Scent is important to me and I bring in fragrant rose, nutmeg, pineapple, and lemon scented geraniums for the cold months. They survive infrequent watering and darkness to sprout many tender new stems late in the winter. Each becomes mother to many by way of cuttings. Prized cane type begonias, like geraniums, are ideal for cutting back new stems for rooting. The mother plant can withstand much pruning. Remove the fresh new growth and root in dark glass jars of water or soil. Where once there was one, there are many.

Re-pot houseplants. Grasp pots and tap the pot bottom side up, often a thick mass of roots has filled the pot. Trim back the bottom third of the root mass, untangle those roots that reached the pot’s bottom, turned and grown upwards along the pot’s sides. Loosen the roots, cut back, and renew the empty pot with fresh potting soil, replant and water. Plants may return indoors or flourish anew on front steps, patios or as safety permits, fire escapes. Always place pots in saucers, to keep the bottoms moist and protect wooden surfaces. Potted plants on saucers are like peas and carrots, fine on their own, much better together. 

Long cool spring has many glories. Must one plant right now? Review seed packets. Hold back on those like beans, eggplant, tomatoes, or squashes. Their seeds will not thrive in cold soil. Rather, put in peas, lettuces, cress, mustard, and mesclun mixes. They adore cool weather and grow fast to mature upon the advent of summer. Harvest before they “bolt” or send out flower stalks to set seed.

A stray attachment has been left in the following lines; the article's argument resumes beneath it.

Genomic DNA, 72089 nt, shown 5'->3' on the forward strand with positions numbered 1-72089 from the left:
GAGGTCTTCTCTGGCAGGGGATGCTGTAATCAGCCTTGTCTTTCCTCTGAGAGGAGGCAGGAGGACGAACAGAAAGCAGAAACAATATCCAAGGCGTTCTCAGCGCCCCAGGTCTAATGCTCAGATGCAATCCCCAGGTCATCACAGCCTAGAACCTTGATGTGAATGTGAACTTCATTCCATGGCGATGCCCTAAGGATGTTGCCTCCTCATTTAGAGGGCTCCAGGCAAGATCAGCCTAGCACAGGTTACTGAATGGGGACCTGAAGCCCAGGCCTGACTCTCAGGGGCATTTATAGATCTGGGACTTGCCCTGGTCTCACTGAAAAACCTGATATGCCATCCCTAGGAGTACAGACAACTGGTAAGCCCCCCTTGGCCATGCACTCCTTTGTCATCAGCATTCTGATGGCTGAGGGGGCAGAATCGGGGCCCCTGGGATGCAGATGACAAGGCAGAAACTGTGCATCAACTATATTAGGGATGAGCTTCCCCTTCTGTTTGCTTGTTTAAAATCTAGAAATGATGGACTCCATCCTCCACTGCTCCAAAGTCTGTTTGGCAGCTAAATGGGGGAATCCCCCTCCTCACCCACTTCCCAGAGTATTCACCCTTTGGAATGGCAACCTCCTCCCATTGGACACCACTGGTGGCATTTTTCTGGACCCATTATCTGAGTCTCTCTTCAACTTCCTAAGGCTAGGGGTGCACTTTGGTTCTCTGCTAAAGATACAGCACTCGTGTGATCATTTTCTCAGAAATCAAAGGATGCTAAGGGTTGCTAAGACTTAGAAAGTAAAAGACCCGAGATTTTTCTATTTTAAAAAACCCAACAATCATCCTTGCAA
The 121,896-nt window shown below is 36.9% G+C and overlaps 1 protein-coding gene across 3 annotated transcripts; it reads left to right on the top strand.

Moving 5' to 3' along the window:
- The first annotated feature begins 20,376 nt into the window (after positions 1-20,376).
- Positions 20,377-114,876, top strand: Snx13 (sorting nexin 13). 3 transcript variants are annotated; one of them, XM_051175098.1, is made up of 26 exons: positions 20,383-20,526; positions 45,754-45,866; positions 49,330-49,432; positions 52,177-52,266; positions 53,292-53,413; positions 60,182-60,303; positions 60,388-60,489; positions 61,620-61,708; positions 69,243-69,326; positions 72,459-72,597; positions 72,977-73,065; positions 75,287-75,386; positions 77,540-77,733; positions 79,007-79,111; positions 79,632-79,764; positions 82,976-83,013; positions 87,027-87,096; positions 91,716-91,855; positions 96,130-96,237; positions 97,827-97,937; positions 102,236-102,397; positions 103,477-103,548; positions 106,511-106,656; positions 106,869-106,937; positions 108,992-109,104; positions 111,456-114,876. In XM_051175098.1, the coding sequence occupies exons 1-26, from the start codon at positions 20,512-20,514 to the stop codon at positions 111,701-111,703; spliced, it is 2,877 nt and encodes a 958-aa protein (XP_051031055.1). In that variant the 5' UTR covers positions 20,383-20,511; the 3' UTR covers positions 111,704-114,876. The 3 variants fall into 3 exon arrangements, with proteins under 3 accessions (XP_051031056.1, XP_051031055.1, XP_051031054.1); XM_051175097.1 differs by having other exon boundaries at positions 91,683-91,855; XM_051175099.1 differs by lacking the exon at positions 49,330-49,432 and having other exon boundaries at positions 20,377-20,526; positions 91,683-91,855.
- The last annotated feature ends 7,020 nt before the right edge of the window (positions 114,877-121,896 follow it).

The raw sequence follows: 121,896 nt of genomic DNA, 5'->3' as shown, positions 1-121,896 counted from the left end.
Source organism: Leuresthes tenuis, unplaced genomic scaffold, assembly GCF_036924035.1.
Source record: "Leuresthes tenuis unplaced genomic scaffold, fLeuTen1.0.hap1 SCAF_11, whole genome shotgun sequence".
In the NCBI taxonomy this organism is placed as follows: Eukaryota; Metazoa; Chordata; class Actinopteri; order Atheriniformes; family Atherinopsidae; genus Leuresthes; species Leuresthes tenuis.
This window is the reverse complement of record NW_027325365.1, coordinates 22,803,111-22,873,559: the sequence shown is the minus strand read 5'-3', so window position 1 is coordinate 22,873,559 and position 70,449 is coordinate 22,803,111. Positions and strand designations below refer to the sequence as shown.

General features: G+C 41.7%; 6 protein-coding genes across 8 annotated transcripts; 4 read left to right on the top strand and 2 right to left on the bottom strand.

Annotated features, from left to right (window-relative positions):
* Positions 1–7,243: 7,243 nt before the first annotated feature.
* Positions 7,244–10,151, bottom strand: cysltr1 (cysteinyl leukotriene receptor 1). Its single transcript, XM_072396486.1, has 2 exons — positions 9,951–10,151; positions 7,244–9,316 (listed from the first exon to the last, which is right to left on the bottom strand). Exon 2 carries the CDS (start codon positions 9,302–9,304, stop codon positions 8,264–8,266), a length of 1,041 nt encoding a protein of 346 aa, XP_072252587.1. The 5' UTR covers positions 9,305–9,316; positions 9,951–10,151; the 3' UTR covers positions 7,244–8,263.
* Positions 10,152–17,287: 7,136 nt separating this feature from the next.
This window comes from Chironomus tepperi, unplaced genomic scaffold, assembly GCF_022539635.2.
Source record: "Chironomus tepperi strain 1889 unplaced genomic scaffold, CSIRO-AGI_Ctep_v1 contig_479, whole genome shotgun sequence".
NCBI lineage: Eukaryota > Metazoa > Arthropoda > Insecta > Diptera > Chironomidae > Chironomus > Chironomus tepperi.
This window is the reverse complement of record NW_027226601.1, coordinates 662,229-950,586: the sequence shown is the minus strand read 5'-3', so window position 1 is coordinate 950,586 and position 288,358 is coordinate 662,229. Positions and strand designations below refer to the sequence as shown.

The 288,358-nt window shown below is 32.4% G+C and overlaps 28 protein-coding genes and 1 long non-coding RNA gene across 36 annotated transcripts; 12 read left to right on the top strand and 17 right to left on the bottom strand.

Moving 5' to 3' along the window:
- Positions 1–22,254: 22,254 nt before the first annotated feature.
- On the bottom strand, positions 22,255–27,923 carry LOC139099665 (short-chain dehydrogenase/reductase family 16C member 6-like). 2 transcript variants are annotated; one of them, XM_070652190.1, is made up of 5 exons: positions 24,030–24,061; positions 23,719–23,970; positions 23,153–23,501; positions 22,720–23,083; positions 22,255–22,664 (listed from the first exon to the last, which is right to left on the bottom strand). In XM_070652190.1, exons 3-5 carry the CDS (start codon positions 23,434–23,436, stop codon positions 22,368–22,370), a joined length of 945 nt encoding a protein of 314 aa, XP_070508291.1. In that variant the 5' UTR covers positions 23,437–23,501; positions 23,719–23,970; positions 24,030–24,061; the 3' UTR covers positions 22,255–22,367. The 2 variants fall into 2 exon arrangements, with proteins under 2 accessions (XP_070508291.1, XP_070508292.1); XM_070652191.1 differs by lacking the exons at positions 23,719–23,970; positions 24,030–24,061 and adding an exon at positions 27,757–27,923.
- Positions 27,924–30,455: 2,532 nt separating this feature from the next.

Seed savers allow a few to mature, savvy space conscious growers harvest the produce in season while at the top of their game and plant heat loving plants in the same space for double yields. Double check maturity dates on seed packets, peas for example usually mature in 60 days, a glance at the calendar puts their harvest in mid-June. Explore the myriad varieties of beans to succeed peas, Successive plantings produce abundant crops in small spaces. 

Many of us overlook the human side of the garden. Wear hats with wide brims, gloves, long pants and sturdy work shoes. Handle pruning shears and tools with care. Oil rusty parts and supervise children. Avoid lethal insecticides and herbicides. Bend and stretch before marching into the garden armed with long handles shovels. Lift carefully, do not stand on ladder tops or leave rakes and other tools lying about. Gardening can come to a quick halt after a fall or strained back puts one on the garden bench side of your plot. 

Spring is eternal youth. Savor the season. Listen to birdsong, breath deep, engage with family and friends out of doors. Make time to pause in the moment. It’s beautiful. 

Leonard Moorehead is a life-long gardener. He practices organic-bio/dynamic gardening techniques in a side lot surrounded by city neighborhoods in Providence RI. His adventures in composting, wood chips, manure, seaweed, hay and enormous amounts of leaves are minor distractions to the joy of cultivating the soil with flowers, herbs, vegetables, berries, and dwarf fruit trees.